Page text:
Laws change. Budgets for continuing education are limited. While it is a goal of all compliance programs to prevent mistakes, they will happen. Accordingly, it is critical for boards to ensure that a process exists for dealing with reports of noncompliance and that the process is followed when the need arises.

  1. Review the OIG video segment “Guidance for Health Care Boards.” The federal government increased its visibility in fighting health care fraud with a special team called the Health Care Fraud Prevention and Enforcement Action Team, or HEAT. As part of that effort, in 2011, the Health & Human Services’ Office of Inspector General produced short instructional videos promoting compliance. One video was prepared specifically for health care board members; I recommend it be shown at a board meeting and documented in the minutes.
  2. Read the publication “Practical Guidance for Health Care Governing Boards on Compliance Oversight.” In April 2015, the OIG and several health care trade groups published the handbook “Practical Guidance for Health Care Governing Boards on Compliance Oversight.” Notably, it recommends that boards include at least one member with legal experience or periodically consult with an experienced legal professional.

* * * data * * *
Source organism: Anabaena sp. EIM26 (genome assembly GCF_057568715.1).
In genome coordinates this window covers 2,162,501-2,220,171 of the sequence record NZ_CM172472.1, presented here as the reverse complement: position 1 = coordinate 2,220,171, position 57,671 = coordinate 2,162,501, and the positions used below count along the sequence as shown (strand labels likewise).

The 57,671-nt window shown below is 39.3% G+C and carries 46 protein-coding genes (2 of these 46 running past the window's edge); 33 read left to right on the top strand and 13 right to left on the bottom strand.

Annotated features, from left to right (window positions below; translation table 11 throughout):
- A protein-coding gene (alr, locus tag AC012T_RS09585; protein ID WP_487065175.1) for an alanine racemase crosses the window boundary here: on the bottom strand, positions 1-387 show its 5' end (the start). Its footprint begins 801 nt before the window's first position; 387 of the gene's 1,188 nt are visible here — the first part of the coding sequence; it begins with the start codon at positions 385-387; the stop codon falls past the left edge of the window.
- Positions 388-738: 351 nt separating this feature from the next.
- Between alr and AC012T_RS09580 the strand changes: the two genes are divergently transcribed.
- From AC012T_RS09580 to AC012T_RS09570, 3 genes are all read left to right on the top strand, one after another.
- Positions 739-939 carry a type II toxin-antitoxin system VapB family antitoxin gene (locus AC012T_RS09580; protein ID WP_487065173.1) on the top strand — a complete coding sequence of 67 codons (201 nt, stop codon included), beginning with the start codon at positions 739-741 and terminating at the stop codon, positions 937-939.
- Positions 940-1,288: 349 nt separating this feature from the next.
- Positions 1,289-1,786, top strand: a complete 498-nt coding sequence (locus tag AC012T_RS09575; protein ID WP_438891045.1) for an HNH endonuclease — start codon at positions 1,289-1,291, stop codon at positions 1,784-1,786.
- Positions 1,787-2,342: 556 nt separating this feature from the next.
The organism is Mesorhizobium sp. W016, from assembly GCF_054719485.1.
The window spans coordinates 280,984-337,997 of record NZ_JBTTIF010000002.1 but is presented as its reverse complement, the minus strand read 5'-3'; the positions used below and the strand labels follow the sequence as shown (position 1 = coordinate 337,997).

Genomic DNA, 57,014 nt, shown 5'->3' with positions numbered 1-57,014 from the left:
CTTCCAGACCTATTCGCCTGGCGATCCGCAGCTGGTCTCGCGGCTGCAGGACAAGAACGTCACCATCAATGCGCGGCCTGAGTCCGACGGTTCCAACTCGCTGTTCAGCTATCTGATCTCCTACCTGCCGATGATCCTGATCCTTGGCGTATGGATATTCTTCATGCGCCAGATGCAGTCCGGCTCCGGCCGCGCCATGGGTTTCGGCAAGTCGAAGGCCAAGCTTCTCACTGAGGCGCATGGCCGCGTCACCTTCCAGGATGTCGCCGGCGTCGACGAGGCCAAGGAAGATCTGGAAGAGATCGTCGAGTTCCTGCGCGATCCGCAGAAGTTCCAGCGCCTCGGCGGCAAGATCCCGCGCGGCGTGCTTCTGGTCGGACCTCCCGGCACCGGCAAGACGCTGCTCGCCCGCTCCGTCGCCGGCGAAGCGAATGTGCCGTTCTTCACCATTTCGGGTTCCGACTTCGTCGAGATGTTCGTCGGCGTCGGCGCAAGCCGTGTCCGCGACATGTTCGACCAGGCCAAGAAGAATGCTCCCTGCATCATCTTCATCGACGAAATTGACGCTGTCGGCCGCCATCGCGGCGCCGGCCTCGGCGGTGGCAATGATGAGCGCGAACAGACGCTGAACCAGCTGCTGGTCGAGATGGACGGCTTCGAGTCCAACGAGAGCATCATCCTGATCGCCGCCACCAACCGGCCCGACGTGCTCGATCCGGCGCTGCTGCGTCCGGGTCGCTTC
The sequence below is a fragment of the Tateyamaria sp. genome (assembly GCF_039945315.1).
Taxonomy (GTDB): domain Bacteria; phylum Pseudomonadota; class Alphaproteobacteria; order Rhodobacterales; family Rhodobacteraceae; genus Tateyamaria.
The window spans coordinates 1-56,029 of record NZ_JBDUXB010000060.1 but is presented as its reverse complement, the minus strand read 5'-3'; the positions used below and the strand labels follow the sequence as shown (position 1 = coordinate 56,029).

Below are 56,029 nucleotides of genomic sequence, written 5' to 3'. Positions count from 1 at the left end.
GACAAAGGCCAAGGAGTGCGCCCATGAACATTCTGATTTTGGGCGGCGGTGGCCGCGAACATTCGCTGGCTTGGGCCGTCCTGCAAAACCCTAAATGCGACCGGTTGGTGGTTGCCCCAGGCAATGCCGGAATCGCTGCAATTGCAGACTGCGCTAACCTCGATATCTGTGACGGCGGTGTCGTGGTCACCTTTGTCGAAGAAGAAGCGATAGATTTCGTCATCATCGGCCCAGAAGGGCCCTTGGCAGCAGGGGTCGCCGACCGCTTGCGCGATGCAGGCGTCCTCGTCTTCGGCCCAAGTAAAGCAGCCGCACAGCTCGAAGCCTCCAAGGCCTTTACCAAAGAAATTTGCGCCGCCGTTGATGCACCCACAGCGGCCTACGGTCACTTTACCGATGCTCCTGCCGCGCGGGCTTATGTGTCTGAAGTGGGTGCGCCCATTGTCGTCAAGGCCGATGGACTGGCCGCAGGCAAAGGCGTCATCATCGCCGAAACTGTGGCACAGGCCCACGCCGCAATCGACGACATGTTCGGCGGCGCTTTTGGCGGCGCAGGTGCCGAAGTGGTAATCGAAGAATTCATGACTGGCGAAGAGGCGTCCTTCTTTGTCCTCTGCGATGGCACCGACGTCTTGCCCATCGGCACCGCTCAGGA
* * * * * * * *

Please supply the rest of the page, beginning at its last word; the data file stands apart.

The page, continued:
3. Obtain an external review of the compliance program from legal counsel engaged by the board. In 2005, the U.S. Sentencing Commission recommended greater responsibility be placed on boards for compliance. Shortly thereafter, the OIG recommended obtaining external validation of the effectiveness of an entity’s compliance program.